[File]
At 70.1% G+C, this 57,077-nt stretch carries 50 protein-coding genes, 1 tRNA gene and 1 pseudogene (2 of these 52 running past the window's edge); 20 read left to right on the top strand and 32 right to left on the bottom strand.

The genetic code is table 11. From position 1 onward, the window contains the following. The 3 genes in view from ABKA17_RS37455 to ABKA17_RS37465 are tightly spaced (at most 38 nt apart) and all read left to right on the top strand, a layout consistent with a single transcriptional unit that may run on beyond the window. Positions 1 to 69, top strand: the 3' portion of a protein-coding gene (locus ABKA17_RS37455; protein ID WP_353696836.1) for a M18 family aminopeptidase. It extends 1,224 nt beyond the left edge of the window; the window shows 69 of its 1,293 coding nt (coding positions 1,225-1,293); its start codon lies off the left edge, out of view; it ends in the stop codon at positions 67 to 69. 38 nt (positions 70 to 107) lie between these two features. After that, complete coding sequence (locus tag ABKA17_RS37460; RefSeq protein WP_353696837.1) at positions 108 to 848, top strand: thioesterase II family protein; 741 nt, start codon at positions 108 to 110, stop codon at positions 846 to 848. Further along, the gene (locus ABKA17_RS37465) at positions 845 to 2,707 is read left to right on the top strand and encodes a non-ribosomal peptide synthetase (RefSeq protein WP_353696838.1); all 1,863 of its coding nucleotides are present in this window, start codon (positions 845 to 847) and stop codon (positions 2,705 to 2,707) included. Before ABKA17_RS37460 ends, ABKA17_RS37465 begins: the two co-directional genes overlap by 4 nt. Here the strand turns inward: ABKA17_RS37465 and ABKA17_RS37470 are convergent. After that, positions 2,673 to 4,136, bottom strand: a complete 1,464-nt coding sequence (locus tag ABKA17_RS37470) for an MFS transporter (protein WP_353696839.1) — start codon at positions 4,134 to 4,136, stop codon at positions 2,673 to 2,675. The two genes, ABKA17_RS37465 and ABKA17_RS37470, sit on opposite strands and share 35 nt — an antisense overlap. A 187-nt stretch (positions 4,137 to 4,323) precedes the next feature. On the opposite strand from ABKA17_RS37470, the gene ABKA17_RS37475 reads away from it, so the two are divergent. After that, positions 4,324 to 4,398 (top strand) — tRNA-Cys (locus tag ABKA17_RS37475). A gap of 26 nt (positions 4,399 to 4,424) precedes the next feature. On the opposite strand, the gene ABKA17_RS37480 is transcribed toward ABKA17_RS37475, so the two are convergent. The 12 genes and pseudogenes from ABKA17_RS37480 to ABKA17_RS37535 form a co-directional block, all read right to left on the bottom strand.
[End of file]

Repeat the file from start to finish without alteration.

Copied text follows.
At 70.1% G+C, this 57,077-nt stretch carries 50 protein-coding genes, 1 tRNA gene and 1 pseudogene (2 of these 52 running past the window's edge); 20 read left to right on the top strand and 32 right to left on the bottom strand.

The genetic code is table 11. From position 1 onward, the window contains the following. The 3 genes in view from ABKA17_RS37455 to ABKA17_RS37465 are tightly spaced (at most 38 nt apart) and all read left to right on the top strand, a layout consistent with a single transcriptional unit that may run on beyond the window. Positions 1 to 69, top strand: the 3' portion of a protein-coding gene (locus ABKA17_RS37455; protein ID WP_353696836.1) for a M18 family aminopeptidase. It extends 1,224 nt beyond the left edge of the window; the window shows 69 of its 1,293 coding nt (coding positions 1,225-1,293); its start codon lies off the left edge, out of view; it ends in the stop codon at positions 67 to 69. 38 nt (positions 70 to 107) lie between these two features. After that, complete coding sequence (locus tag ABKA17_RS37460; RefSeq protein WP_353696837.1) at positions 108 to 848, top strand: thioesterase II family protein; 741 nt, start codon at positions 108 to 110, stop codon at positions 846 to 848. Further along, the gene (locus ABKA17_RS37465) at positions 845 to 2,707 is read left to right on the top strand and encodes a non-ribosomal peptide synthetase (RefSeq protein WP_353696838.1); all 1,863 of its coding nucleotides are present in this window, start codon (positions 845 to 847) and stop codon (positions 2,705 to 2,707) included. Before ABKA17_RS37460 ends, ABKA17_RS37465 begins: the two co-directional genes overlap by 4 nt. Here the strand turns inward: ABKA17_RS37465 and ABKA17_RS37470 are convergent. After that, positions 2,673 to 4,136, bottom strand: a complete 1,464-nt coding sequence (locus tag ABKA17_RS37470) for an MFS transporter (protein WP_353696839.1) — start codon at positions 4,134 to 4,136, stop codon at positions 2,673 to 2,675. The two genes, ABKA17_RS37465 and ABKA17_RS37470, sit on opposite strands and share 35 nt — an antisense overlap. A 187-nt stretch (positions 4,137 to 4,323) precedes the next feature. On the opposite strand from ABKA17_RS37470, the gene ABKA17_RS37475 reads away from it, so the two are divergent. After that, positions 4,324 to 4,398 (top strand) — tRNA-Cys (locus tag ABKA17_RS37475). A gap of 26 nt (positions 4,399 to 4,424) precedes the next feature. On the opposite strand, the gene ABKA17_RS37480 is transcribed toward ABKA17_RS37475, so the two are convergent. The 12 genes and pseudogenes from ABKA17_RS37480 to ABKA17_RS37535 form a co-directional block, all read right to left on the bottom strand.